Bookies

Where is the Dompost editorial outrage over political parties having bookies for candidates?

The Dompost editorial goes mental this morning attacking National and a candidate because they once worked for Philip Morris.

The job of being a tobacco lobbyist is not a respectable one. Big Tobacco kills 5000 New Zealanders a year.

Half its customers die as a result of using the product. Tobacco is an addictive substance that causes untold misery and death throughout the world. Those promoting the interests of Big Tobacco know all this, and yet choose to work for a genuinely evil force.

Astonishingly, the National Party has chosen a 23-year-old tobacco lobbyist as its candidate for the super- safe National seat of Southland. Todd Barclay seems rather conflicted about his eight months as corporate affairs PR for Philip Morris. On the one hand, he says, it was “just a job” and it “doesn’t define him”.

On the other, he doesn’t “condone” smoking and even seems to think he should acknowledge some of its ill- effects. “Everyone has been affected by someone with a long-term illness, so my greatest sympathies go out to them,” says the young politician.

This is not just a job, but a job that aids and abets an industry that kills. And this job does define him, because he presumably took it up voluntarily.

At the same time he doesn’t “condone” smoking and doesn’t smoke himself. Worst of all is his attempt to acknowledge the harm. Long-term illness is one thing, but death is another, and he didn’t mention it.

Excuse me if I don’t just throw up over their?sanctimony.

Tobacco companies sell a legal product, pay large amounts in taxation (more than $1.2 billion pa) and are entitled to employ people. For some reason the DomPost editorial writer thinks that no one should work for a tobacco company.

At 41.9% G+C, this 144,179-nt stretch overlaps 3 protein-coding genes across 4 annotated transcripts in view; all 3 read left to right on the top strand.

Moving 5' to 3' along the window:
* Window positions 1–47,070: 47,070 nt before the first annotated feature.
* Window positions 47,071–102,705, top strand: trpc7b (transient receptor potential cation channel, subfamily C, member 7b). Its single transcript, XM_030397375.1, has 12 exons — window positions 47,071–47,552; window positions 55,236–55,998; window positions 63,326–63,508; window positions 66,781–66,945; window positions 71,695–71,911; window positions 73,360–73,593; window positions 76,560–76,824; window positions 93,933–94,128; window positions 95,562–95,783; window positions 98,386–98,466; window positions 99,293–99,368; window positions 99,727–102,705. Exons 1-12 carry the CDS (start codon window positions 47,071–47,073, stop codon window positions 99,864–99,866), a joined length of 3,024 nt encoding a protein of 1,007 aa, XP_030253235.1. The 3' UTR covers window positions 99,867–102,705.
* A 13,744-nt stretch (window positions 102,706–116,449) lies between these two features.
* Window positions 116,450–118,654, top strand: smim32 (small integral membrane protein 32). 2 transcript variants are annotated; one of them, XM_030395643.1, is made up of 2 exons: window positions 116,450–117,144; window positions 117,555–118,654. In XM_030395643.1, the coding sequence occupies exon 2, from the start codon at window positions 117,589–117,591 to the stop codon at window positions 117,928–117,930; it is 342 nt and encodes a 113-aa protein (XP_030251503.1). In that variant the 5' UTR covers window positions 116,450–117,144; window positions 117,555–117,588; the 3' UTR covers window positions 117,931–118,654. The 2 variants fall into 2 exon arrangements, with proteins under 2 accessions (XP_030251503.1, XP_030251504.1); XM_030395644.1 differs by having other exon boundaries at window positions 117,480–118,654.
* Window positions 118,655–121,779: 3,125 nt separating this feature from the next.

But isn’t it funny how they ignore the fact that anti-gambling Labour has selected a practising bookmaker as their candidate in Wairarapa, someone who regularly appears on television extolling the odds for gambling.

Arguably gambling has many more victims than smoking does, and the financial and emotional ruin of problem gambling is far worse than smoking…at ?least the cost to the state for caring for ill smokers is cover handsomely by large amounts of excise tax that far exceeds the costs.? Read more »

A tax on stupidity, Ctd

No I’m not talking about voting Green, I am talking about internet gambling.

Peter FitzSimons explains how online betting agencies filter out winners:

For some extraordinary reason, internet bookies are allowed to refuse and restrict bets from punters who are too damn smart, relying on their fine print terms and conditions. Interestingly, I am told the two bookmakers who are most ubiquitous in their advertising, Tom Waterhouse and bet365, are among the “bookmakers that continuously come up in forums for closing down punters”. But it’s not just them! The practice is so widespread, apparently, that one crowd, Pinnacle Sports, even advertises “winners are welcome”, as their point of difference, while NSW TAB and Betfair, which is a betting exchange – whatever that is – is also said to give punters more of a fair go. However, for most of the rest, those who regularly win, across as few as five to 10 bets are apparently known as “toughies” and players who have won a set amount, (usually as little as $1000), are often either refused bets or limited to small wagers of $5 to $10.

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